Nowadays, Peruvians say “Yapéame” just as often as Americans say “Venmo me” in the United States. In fact, Yape has become so successful that it is beginning to resemble a neobank and a competitor for BCP. After becoming a viral P2P offering, it naturally expanded into P2M and card issuance. Now, it is introducing payroll accounts for salaries and cellphone top-ups for users seeking to avoid a trip to a small corner store. As Yape spreads its wings, rumors are floating that Yape might spinoff from BCP, giving it the necessary nimbleness and flexibility that a fintech needs to flourish.

Copying the Yape System: Similar P2P Offerings among Traditional Banks in the Region

Yape represents a successful foray into digital banking by a traditional bank—something many other traditional banks in the region have struggled to do. Some digital banking spinoffs like Superdigital (Santander), Next (Bradesco), Iti (Itau) and Hey Bango (Banregio) have been around longer but have not reached the numbers achieved by Yape. Superdigital’s 1.9 million accounts in Brazil and Chile represent just over 1% of the banked population, a far cry from Yape’s 21% penetration.[6] This is in part because digital banks launched in Brazil and Mexico face much greater competition from fintechs, whereas in Peru, Yape represented the only P2P or digital banking option available in the market.

In the past, P2P apps in other markets have also had to compete with bank money transfer services, namely TEDs and DOCs in Brazil and SPEI in Mexico. With the launch of real time payment schemes (CoDi in Mexico, launched in 2019), and the impending launch of Pix in Brazil, combined with the potential launch of P2P payments over WhatsApp, banks face even greater competition in developing a viable P2P solution. Finally, P2P apps in other markets are gaining some traction, including Nequi (wallet owned by Bancolombia), which saw a 111% increase in new users during the pandemic, reaching 3.2 million users. [7] Daviplata, launched a few years prior by Davivienda, recently crossed the 10 million user threshold. [8] These apps rely on a stored balance, which users need to fund by making a cash-in transaction or bank transfer.

What Are the Lessons?

This begs the question, which P2P model is most viable? P2P that operates over debit card rails, as in the case of Yape, real-time bank transfer schemes, like Pix and CoDi, or closed-loop app-based transfers, similar to Mercado Pago, Nequi and Daviplata?

Based on the success experience of Yape, the answer is that the key to scale does not depend on the underlying payment rails but rather the user experience and network effect—essentially, the app’s ability to create ubiquity. In the case of Yape, this was driven by three things:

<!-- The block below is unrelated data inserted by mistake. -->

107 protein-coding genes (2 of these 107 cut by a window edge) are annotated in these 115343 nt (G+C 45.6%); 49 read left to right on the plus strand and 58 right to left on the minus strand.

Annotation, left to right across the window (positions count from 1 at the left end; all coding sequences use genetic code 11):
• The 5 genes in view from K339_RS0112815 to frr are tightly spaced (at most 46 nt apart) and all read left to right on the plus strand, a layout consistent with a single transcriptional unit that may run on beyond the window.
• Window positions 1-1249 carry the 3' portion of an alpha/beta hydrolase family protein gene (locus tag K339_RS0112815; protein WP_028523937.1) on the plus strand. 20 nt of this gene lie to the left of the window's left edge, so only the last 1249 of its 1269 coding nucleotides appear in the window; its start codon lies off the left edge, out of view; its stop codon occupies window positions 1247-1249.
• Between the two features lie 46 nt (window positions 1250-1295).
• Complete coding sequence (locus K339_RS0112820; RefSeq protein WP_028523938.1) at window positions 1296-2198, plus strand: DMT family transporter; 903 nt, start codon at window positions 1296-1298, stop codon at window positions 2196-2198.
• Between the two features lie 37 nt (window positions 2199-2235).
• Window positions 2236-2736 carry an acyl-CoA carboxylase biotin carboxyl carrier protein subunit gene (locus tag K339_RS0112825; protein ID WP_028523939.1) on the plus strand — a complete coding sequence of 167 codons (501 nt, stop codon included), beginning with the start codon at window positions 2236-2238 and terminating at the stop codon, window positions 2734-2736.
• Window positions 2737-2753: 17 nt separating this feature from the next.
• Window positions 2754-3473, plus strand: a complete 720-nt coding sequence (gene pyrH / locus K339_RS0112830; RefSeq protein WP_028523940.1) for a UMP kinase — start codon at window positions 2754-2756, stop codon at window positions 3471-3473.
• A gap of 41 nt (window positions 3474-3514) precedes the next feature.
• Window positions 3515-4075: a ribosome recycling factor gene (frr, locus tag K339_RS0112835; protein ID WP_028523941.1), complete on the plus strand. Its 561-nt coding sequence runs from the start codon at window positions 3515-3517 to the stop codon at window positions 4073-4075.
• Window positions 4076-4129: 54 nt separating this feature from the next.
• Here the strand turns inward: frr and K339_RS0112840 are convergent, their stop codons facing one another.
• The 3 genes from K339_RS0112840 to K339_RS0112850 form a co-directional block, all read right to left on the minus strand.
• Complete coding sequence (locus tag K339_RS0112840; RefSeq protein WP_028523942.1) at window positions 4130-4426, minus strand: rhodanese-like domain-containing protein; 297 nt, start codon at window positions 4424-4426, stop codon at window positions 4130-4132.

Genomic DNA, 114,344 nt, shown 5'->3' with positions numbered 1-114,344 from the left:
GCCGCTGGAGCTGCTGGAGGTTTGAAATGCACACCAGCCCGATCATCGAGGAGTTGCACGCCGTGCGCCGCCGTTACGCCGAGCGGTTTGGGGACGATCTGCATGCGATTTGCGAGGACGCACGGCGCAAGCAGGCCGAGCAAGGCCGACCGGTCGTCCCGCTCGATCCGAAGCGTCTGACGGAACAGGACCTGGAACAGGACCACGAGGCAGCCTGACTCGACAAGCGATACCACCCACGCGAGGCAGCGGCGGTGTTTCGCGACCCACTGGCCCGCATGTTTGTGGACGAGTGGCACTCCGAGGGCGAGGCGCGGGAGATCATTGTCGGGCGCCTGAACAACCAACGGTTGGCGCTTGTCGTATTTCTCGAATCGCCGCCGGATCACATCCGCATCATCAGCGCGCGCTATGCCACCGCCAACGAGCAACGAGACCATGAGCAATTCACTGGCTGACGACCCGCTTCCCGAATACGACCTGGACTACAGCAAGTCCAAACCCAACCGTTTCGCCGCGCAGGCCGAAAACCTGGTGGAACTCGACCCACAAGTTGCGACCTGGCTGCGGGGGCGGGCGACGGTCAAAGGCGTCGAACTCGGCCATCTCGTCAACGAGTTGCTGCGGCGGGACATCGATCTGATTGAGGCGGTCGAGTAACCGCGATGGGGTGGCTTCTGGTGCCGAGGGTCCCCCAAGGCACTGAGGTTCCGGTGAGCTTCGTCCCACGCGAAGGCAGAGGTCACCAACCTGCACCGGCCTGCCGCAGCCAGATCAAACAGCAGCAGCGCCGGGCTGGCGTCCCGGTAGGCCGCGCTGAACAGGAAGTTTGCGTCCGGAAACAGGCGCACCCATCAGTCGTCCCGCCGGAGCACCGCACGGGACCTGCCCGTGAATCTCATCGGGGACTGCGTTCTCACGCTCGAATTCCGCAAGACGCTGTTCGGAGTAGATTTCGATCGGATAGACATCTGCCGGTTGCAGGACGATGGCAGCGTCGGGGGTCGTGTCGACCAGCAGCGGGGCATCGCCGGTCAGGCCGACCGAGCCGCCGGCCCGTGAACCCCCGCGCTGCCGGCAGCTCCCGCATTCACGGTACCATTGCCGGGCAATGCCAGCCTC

1. BCP’s pre-existing large market share
  2. The simplicity of the Yape app and the incremental addition of use cases
  3. The growth strategy based around focusing on a single consumer segment and building incrementally from there

The most powerful lessons from the Yape experience are for issuers in markets that share similar characteristics to that of Peru: markets that find themselves in the early stages of digital transformation, have few banks, and low competition from fintechs. Ecuador, Uruguay, Paraguay, Central American and Caribbean markets come to mind. By pursuing a similar P2P strategy, issuers in these markets can protect against eventual competition from fintechs and big tech that will eventually reach them.

What is certain is that traditional banks must continue to make themselves relevant by leveraging their strengths, namely their large user base, name recognition and extensive resources. If they can also improve the digital user-experience rather than weigh it down through layers of corporate bureaucracy and obsolete systems, they will position themselves to follow in BCP’s footsteps. Simplifying the onboarding process and reducing fees are some effective solutions. For legacy banks to capitalize in the transition towards a digital economy, they must start with a simple offering designed to reach mass usage. Only when they reach a level of ubiquity, where their offering becomes a common tool for people to interact, will they truly be successful.

[1] WhatsApp, 2020. “Two Billion Users — Connecting the World Privately.”

[2] AMI Analysis

[3] BCP, 2019. “Reporte Annual 2019.”

[4] Cámara de Comercio de la Libertad, 2019. “El 80% de las transacciones se realizan en efectivo.”

[5] AMI Analysis

[6] Superdigital, 2020. “Uma Conta Para Todos.”

[7] Valor Analitik, 2020. “Nequi logró un crecimiento de 111 % en nuevos usuarios durante la pandemia.

[8] La República, 2020. “La utilidad de Davivienda cayó 54% en el segundo semestre, pero superó 16 millones de clientes.”